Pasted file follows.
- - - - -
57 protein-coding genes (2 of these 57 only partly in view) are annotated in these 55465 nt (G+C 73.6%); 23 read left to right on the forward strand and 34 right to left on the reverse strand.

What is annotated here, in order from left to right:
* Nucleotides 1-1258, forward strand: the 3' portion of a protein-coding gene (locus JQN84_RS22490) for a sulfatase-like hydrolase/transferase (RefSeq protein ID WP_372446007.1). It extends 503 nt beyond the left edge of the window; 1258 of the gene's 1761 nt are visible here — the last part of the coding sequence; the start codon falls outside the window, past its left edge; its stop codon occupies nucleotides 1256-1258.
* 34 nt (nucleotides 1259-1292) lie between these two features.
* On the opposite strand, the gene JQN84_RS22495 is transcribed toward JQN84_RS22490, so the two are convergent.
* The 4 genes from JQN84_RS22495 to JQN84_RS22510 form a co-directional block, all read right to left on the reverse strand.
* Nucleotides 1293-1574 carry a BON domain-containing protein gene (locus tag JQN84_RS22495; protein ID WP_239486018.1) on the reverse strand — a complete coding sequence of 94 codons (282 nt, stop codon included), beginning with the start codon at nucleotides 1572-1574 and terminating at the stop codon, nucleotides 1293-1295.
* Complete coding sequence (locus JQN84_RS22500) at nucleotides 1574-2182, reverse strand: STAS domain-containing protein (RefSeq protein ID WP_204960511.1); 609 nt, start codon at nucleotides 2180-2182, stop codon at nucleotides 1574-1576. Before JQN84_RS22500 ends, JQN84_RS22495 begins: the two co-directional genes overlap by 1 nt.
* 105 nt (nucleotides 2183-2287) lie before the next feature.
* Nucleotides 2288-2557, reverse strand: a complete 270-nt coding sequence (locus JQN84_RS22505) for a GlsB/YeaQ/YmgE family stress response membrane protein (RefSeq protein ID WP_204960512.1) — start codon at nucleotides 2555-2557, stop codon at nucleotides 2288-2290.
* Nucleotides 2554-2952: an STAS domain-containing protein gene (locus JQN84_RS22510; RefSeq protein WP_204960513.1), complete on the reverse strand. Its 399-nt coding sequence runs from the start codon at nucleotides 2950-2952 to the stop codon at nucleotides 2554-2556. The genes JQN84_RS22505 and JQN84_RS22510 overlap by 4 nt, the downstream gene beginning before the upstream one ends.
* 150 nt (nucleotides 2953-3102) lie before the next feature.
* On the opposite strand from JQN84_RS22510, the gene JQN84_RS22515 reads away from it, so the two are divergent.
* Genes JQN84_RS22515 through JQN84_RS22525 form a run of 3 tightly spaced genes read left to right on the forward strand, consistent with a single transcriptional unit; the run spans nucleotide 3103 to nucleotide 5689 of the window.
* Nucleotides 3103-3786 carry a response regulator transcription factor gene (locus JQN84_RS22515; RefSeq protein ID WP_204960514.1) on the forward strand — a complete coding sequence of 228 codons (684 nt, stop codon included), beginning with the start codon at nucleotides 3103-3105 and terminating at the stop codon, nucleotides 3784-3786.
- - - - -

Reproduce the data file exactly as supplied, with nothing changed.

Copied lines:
57 protein-coding genes (2 of these 57 only partly in view) are annotated in these 55465 nt (G+C 73.6%); 23 read left to right on the forward strand and 34 right to left on the reverse strand.

What is annotated here, in order from left to right:
* Nucleotides 1-1258, forward strand: the 3' portion of a protein-coding gene (locus JQN84_RS22490) for a sulfatase-like hydrolase/transferase (RefSeq protein ID WP_372446007.1). It extends 503 nt beyond the left edge of the window; 1258 of the gene's 1761 nt are visible here — the last part of the coding sequence; the start codon falls outside the window, past its left edge; its stop codon occupies nucleotides 1256-1258.
* 34 nt (nucleotides 1259-1292) lie between these two features.
* On the opposite strand, the gene JQN84_RS22495 is transcribed toward JQN84_RS22490, so the two are convergent.
* The 4 genes from JQN84_RS22495 to JQN84_RS22510 form a co-directional block, all read right to left on the reverse strand.
* Nucleotides 1293-1574 carry a BON domain-containing protein gene (locus tag JQN84_RS22495; protein ID WP_239486018.1) on the reverse strand — a complete coding sequence of 94 codons (282 nt, stop codon included), beginning with the start codon at nucleotides 1572-1574 and terminating at the stop codon, nucleotides 1293-1295.
* Complete coding sequence (locus JQN84_RS22500) at nucleotides 1574-2182, reverse strand: STAS domain-containing protein (RefSeq protein ID WP_204960511.1); 609 nt, start codon at nucleotides 2180-2182, stop codon at nucleotides 1574-1576. Before JQN84_RS22500 ends, JQN84_RS22495 begins: the two co-directional genes overlap by 1 nt.
* 105 nt (nucleotides 2183-2287) lie before the next feature.
* Nucleotides 2288-2557, reverse strand: a complete 270-nt coding sequence (locus JQN84_RS22505) for a GlsB/YeaQ/YmgE family stress response membrane protein (RefSeq protein ID WP_204960512.1) — start codon at nucleotides 2555-2557, stop codon at nucleotides 2288-2290.
* Nucleotides 2554-2952: an STAS domain-containing protein gene (locus JQN84_RS22510; RefSeq protein WP_204960513.1), complete on the reverse strand. Its 399-nt coding sequence runs from the start codon at nucleotides 2950-2952 to the stop codon at nucleotides 2554-2556. The genes JQN84_RS22505 and JQN84_RS22510 overlap by 4 nt, the downstream gene beginning before the upstream one ends.
* 150 nt (nucleotides 2953-3102) lie before the next feature.
* On the opposite strand from JQN84_RS22510, the gene JQN84_RS22515 reads away from it, so the two are divergent.
* Genes JQN84_RS22515 through JQN84_RS22525 form a run of 3 tightly spaced genes read left to right on the forward strand, consistent with a single transcriptional unit; the run spans nucleotide 3103 to nucleotide 5689 of the window.
* Nucleotides 3103-3786 carry a response regulator transcription factor gene (locus JQN84_RS22515; RefSeq protein ID WP_204960514.1) on the forward strand — a complete coding sequence of 228 codons (684 nt, stop codon included), beginning with the start codon at nucleotides 3103-3105 and terminating at the stop codon, nucleotides 3784-3786.